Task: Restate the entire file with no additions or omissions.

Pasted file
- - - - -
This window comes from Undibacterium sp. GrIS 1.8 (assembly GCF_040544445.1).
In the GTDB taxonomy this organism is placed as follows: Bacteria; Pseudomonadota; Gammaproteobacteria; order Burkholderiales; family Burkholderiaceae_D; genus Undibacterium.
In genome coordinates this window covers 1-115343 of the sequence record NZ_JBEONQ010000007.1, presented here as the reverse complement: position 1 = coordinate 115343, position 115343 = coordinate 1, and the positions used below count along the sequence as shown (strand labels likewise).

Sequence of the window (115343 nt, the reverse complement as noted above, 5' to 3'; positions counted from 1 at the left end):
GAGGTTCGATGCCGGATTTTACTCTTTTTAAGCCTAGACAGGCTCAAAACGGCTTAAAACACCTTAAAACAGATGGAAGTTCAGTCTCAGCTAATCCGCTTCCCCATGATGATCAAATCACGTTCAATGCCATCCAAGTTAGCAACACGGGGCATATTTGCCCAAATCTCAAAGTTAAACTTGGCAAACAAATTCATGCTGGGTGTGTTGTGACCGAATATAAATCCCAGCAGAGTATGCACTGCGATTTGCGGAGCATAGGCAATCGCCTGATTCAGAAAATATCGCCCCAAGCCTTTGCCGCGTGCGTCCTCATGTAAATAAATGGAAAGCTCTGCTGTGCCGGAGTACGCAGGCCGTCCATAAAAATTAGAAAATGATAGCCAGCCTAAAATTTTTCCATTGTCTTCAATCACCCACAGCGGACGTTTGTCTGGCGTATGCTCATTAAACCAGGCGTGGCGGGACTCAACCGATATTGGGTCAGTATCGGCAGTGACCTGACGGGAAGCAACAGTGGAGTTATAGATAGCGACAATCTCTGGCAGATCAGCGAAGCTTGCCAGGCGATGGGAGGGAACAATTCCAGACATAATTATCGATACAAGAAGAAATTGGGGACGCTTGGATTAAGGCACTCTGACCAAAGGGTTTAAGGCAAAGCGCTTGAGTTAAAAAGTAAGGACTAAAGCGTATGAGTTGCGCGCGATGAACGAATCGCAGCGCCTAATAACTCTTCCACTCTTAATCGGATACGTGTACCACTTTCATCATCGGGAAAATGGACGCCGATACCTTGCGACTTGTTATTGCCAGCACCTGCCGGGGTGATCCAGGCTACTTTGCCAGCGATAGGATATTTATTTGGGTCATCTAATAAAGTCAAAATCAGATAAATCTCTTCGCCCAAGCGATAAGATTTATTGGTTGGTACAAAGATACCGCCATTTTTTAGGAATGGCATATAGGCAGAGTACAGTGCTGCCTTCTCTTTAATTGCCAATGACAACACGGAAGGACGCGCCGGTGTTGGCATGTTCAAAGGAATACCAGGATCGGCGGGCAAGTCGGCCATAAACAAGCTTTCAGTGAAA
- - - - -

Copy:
This window comes from Undibacterium sp. GrIS 1.8 (assembly GCF_040544445.1).
In the GTDB taxonomy this organism is placed as follows: Bacteria; Pseudomonadota; Gammaproteobacteria; order Burkholderiales; family Burkholderiaceae_D; genus Undibacterium.
In genome coordinates this window covers 1-115343 of the sequence record NZ_JBEONQ010000007.1, presented here as the reverse complement: position 1 = coordinate 115343, position 115343 = coordinate 1, and the positions used below count along the sequence as shown (strand labels likewise).

Sequence of the window (115343 nt, the reverse complement as noted above, 5' to 3'; positions counted from 1 at the left end):
GAGGTTCGATGCCGGATTTTACTCTTTTTAAGCCTAGACAGGCTCAAAACGGCTTAAAACACCTTAAAACAGATGGAAGTTCAGTCTCAGCTAATCCGCTTCCCCATGATGATCAAATCACGTTCAATGCCATCCAAGTTAGCAACACGGGGCATATTTGCCCAAATCTCAAAGTTAAACTTGGCAAACAAATTCATGCTGGGTGTGTTGTGACCGAATATAAATCCCAGCAGAGTATGCACTGCGATTTGCGGAGCATAGGCAATCGCCTGATTCAGAAAATATCGCCCCAAGCCTTTGCCGCGTGCGTCCTCATGTAAATAAATGGAAAGCTCTGCTGTGCCGGAGTACGCAGGCCGTCCATAAAAATTAGAAAATGATAGCCAGCCTAAAATTTTTCCATTGTCTTCAATCACCCACAGCGGACGTTTGTCTGGCGTATGCTCATTAAACCAGGCGTGGCGGGACTCAACCGATATTGGGTCAGTATCGGCAGTGACCTGACGGGAAGCAACAGTGGAGTTATAGATAGCGACAATCTCTGGCAGATCAGCGAAGCTTGCCAGGCGATGGGAGGGAACAATTCCAGACATAATTATCGATACAAGAAGAAATTGGGGACGCTTGGATTAAGGCACTCTGACCAAAGGGTTTAAGGCAAAGCGCTTGAGTTAAAAAGTAAGGACTAAAGCGTATGAGTTGCGCGCGATGAACGAATCGCAGCGCCTAATAACTCTTCCACTCTTAATCGGATACGTGTACCACTTTCATCATCGGGAAAATGGACGCCGATACCTTGCGACTTGTTATTGCCAGCACCTGCCGGGGTGATCCAGGCTACTTTGCCAGCGATAGGATATTTATTTGGGTCATCTAATAAAGTCAAAATCAGATAAATCTCTTCGCCCAAGCGATAAGATTTATTGGTTGGTACAAAGATACCGCCATTTTTTAGGAATGGCATATAGGCAGAGTACAGTGCTGCCTTCTCTTTAATTGCCAATGACAACACGGAAGGACGCGCCGGTGTTGGCATGTTCAAAGGAATACCAGGATCGGCGGGCAAGTCGGCCATAAACAAGCTTTCAGTGAAA